Rookery House is where the Wilberforces planned their antislavery campaigns.
The house in Rookery Park, originally known as Birches Green House, probably stands on the site of an earlier medieval building. It was built early in the Georgian period perhaps around 1730 by Birmingham ironmaster Abraham Spooner who ran both Bromford Forge and Aston Furnace. He moved to Elmdon Hall in 1760 and his son Isaac and family lived here until Abraham’s death in 1789 when they moved to Elmdon. One of the family, Dorothy Spooner married the celebrated anti-slavery campaigner, William Wilberforce. Birmingham’s first Tory Member of Parliament, Richard Spooner (served 1844-1847) was born here in 1783.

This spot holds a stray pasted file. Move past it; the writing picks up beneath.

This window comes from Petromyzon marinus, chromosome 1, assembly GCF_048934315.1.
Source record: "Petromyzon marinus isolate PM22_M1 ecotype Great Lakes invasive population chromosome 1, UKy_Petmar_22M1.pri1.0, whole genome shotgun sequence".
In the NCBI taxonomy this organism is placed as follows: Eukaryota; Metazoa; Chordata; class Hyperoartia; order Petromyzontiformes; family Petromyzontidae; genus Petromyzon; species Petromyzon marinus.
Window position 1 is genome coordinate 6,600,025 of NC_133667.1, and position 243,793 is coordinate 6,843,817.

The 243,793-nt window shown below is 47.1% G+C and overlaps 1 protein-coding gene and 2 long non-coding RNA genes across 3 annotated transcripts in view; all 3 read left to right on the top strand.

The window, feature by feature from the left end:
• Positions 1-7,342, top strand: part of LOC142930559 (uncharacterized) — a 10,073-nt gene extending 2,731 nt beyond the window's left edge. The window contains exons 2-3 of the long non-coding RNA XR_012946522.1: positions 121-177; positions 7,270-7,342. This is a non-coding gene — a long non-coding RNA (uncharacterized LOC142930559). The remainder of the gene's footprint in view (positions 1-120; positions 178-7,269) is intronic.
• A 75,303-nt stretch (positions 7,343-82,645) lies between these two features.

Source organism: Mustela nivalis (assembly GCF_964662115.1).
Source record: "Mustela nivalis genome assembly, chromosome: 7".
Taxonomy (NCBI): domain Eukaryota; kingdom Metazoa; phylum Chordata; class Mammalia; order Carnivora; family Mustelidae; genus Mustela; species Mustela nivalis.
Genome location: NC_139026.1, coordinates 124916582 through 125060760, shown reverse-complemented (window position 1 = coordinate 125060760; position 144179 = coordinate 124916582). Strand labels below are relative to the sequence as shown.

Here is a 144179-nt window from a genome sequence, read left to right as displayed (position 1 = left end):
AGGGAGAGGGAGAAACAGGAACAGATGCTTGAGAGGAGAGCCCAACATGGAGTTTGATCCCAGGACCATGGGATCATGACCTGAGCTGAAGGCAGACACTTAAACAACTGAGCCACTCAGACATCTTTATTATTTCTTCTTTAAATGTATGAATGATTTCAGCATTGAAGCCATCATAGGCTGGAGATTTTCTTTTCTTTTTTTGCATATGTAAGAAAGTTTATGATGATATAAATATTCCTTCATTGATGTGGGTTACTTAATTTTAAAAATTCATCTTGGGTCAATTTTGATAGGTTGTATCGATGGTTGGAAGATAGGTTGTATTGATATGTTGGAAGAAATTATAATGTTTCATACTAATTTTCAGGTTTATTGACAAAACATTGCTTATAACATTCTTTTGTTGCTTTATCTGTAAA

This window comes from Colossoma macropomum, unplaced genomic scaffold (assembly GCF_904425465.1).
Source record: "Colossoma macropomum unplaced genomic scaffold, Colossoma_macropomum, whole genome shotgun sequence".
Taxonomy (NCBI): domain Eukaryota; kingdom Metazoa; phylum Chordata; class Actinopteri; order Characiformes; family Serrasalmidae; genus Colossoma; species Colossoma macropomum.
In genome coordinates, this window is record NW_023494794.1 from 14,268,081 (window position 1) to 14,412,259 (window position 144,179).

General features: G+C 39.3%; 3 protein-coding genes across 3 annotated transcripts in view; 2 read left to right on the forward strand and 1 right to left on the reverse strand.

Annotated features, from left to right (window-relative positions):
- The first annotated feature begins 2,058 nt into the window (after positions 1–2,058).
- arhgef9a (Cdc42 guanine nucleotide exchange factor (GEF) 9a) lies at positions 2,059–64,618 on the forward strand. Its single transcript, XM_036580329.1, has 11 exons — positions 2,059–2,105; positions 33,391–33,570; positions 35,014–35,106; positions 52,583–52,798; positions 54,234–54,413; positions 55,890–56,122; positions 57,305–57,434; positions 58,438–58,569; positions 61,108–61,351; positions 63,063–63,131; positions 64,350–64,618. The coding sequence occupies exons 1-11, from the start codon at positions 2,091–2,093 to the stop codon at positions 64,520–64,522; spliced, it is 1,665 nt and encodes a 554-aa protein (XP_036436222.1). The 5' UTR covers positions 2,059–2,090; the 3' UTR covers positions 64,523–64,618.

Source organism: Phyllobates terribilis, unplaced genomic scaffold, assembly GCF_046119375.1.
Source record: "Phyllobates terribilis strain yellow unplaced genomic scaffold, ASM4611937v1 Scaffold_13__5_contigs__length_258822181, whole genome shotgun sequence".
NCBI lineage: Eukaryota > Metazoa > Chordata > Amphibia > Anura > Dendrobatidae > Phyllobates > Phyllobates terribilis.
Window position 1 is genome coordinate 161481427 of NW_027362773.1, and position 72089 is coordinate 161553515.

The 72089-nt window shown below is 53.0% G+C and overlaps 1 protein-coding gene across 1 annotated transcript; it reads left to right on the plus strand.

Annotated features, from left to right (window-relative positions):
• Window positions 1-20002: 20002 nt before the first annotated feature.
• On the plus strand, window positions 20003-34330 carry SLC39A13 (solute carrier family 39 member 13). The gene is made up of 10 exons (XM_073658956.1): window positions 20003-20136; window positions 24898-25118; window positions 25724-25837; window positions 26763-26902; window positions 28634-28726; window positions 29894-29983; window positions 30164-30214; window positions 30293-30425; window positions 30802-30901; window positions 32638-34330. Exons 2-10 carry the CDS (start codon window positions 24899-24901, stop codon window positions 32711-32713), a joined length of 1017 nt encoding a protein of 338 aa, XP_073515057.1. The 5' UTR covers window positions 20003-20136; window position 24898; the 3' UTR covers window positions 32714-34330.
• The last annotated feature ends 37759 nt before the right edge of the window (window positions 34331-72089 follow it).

From 1816 Rookery House was occupied by the noted glass manufacturer, Brueton Gibbons who installed here the first etched plate-glass doors in the country. From 1871 wealthy pencil-case manufacturer William Wiley leased the house, which then became known as Rookery House.
In 1894 Erdington separated from Aston manor to which it had belonged since before the Norman Conquest to become a self-governing urban district council. Rookery House was subsequently bought for use as Erdington’s Council House. At the same its gardens were opened as Erdington’s first public park, Rookery Park. The house was so used until 1911 when Erdington amalgamated with Birmingham.